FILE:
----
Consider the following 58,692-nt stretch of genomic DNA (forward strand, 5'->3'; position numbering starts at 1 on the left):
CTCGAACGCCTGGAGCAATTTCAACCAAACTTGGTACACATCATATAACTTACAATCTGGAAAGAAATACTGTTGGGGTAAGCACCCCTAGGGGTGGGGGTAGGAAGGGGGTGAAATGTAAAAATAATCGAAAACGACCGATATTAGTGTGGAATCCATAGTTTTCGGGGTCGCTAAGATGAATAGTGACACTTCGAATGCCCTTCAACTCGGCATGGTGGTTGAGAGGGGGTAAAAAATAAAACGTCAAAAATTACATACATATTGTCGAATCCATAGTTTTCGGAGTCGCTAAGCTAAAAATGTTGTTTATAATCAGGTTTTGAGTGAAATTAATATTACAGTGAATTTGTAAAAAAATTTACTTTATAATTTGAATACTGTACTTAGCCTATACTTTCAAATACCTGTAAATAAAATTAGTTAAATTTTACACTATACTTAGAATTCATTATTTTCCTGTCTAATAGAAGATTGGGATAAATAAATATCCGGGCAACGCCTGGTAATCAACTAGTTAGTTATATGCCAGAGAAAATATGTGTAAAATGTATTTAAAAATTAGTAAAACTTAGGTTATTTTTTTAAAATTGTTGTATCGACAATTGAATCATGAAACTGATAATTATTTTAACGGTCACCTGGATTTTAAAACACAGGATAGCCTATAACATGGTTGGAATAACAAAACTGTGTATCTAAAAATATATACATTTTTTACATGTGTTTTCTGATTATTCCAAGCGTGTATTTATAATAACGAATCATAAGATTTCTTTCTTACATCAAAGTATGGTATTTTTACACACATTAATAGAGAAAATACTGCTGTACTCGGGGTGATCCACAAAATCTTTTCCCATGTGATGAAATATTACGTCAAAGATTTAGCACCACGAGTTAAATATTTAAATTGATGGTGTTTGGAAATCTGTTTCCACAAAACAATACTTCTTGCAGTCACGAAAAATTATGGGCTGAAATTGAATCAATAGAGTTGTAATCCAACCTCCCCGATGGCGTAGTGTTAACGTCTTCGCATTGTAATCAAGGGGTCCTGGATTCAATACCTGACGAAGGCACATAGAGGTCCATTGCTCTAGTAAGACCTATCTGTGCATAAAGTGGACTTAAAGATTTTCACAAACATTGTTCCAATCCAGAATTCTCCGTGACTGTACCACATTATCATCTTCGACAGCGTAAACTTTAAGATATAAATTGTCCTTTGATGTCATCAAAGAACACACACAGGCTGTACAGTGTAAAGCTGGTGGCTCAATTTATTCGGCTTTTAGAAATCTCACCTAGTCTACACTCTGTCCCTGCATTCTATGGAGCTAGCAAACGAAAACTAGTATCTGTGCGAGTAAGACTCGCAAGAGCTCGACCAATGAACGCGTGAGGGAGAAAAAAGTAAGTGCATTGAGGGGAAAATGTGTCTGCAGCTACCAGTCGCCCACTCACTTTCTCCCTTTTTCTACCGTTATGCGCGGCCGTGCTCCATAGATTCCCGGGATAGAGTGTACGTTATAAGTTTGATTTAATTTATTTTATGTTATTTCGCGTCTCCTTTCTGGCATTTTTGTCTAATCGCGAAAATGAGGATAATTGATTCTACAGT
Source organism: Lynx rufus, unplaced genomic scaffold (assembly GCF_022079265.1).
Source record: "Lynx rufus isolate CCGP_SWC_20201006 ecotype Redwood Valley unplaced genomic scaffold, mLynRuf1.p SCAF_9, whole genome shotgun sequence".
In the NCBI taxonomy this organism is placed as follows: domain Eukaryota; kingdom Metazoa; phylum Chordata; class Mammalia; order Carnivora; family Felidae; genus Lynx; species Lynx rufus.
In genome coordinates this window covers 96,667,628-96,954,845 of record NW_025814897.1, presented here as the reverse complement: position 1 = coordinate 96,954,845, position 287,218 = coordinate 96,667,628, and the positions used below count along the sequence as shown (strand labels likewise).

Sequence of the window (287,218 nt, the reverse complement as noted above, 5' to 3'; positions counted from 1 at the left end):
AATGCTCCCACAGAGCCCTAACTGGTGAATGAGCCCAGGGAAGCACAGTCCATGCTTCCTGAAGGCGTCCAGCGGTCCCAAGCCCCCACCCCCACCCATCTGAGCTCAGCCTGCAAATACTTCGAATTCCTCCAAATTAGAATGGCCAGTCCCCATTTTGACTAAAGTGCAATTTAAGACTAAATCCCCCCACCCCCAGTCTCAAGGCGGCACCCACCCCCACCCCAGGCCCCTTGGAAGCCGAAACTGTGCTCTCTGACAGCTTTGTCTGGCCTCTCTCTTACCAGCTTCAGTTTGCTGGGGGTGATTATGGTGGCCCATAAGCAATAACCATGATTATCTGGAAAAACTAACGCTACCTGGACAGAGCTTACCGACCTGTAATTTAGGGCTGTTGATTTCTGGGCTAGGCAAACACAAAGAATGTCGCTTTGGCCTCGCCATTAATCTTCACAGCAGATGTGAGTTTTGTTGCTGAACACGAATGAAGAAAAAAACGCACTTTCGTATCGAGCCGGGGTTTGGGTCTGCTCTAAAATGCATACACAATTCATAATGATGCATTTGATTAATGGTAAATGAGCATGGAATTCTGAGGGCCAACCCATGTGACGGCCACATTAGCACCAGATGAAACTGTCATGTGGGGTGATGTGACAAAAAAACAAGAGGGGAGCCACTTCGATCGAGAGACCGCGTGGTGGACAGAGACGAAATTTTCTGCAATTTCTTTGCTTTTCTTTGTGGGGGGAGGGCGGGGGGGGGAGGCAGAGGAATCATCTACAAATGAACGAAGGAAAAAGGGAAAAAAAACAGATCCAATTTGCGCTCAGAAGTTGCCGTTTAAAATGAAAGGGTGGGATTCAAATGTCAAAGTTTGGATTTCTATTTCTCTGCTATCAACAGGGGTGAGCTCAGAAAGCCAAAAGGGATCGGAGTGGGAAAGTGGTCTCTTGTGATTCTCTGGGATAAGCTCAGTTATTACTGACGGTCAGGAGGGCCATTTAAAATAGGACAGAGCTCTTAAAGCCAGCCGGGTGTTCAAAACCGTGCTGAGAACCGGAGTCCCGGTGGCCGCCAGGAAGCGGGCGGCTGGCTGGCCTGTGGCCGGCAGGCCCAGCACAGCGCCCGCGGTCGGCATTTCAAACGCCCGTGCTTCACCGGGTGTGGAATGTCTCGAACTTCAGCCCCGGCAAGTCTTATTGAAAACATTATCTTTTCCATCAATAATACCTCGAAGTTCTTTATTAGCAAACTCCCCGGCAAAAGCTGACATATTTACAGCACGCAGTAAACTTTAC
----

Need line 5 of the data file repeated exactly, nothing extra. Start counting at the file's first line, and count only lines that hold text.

In the NCBI taxonomy this organism is placed as follows: domain Eukaryota; kingdom Metazoa; phylum Chordata; class Mammalia; order Carnivora; family Felidae; genus Lynx; species Lynx rufus.